Toronto residents are exhausted after a nightclub allegedly opened under a condo

West Toronto residents say they are completely exhausted after a so-called nightclub opens at the foot of their condominium.

Loud music, a pounding base and rattling noise are just three of the top complaints some residents of 801 King Street West, located near Niagara Street, have made to settlement officials in recent weeks. They say that in June a new establishment opened its doors in a commercial space on the ground floor of their building, and that a few times a week, they are thus subjected to sleepless nights.

Bei Sun has lived on the third floor of 801 King Street for about 10 years. She said she never had any noise issues until a few months ago when all of a sudden loud music started blasting at 1am.

“I heard this kind of heavy dancing and the electric vibes,” Sun told CTV News Toronto. “My window, I heard noise, so I call security, they said there’s a bar downstairs they’re opening.”

Sun said the loud music continued week after week, making it almost impossible to fall asleep. Employed in a CHSLD, she often works weekends, the same evenings when the establishment is open.

“I can’t rest,” she said, adding that she had to call in sick from lack of sleep.

“It’s these heavy bass music, it goes in your mind, in your heart. It makes you hyper. You can’t sleep in the middle of the night.

Sun is one of many residents who called 311 and had by-law officers come to her unit to measure the noise. But so far, no action has been taken.

The establishment downstairs from the condo is called Hyde Social. Their website has conflicting hours of operation, with one area promoting a Monday-Friday 3-6pm happy hour, while also stating on the same website that they are open Wednesday-Saturday between 10pm and 3 a.m.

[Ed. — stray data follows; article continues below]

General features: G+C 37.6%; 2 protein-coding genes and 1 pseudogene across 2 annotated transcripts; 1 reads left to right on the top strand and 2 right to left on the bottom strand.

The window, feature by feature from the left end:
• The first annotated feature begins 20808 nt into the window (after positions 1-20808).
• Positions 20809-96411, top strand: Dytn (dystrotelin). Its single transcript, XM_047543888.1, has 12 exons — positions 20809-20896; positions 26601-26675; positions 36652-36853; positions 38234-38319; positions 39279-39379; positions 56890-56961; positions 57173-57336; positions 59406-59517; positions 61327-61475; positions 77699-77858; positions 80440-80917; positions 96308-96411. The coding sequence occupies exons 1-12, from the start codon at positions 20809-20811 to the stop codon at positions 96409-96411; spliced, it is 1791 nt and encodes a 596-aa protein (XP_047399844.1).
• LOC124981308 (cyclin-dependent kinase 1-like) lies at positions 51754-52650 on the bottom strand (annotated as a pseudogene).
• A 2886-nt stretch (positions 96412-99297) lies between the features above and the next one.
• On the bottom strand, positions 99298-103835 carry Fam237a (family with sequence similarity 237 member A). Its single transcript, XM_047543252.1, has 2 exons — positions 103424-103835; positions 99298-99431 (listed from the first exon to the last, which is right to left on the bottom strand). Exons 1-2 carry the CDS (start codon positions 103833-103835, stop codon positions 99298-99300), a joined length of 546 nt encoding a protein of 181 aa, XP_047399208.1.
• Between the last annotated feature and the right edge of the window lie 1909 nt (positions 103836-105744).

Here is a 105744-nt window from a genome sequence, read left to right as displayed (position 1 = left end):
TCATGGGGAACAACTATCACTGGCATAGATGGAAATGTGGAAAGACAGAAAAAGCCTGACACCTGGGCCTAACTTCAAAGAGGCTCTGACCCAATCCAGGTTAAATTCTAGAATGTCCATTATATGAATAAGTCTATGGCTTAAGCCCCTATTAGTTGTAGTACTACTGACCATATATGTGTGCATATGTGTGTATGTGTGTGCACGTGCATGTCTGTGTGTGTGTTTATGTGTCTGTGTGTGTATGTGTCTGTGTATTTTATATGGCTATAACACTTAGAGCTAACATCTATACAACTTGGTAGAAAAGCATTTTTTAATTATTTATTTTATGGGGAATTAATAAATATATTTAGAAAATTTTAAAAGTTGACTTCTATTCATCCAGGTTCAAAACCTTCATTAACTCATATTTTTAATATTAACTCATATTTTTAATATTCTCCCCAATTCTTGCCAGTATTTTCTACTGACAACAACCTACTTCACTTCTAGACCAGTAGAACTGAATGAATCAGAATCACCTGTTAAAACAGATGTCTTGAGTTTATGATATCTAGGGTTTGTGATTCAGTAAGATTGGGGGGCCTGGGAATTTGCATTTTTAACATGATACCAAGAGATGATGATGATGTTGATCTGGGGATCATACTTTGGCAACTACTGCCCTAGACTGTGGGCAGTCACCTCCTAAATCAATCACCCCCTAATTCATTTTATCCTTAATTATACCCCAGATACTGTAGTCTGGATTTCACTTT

Their Instagram account also says they are open Wednesdays, Fridays and Saturdays, while promoting bottle service and guest lists. The video shows large groups of people dancing and taking pictures while DJs play music in the background.

In response to CTV News Toronto’s investigation, a spokesperson for Hyde Social said the business operates as a licensed restaurant and bar, with a full kitchen serving food and drink.

“We strive to be good neighbors and as such, when we were made aware of noise concerns, we hired an accredited sound company who performed a full analysis of our operations. It has been confirmed that our operations meet the permitted noise levels prescribed by municipal regulations,” they said.

“We are also in contact with by-law officers to discuss the matter and will work with them to ensure that we comply with all by-laws.”

Angeline Putnickovich had purchased a unit at 801 King Street with her sister in May. At the time, the space now occupied by Hyde Social was closed and its estate agent said they were not sure what was going on in the space, but it could be a restaurant.

She told CTV News Toronto that she was “gutted” when she spent her first night in the condo on Canada Day and was kept awake by loud music.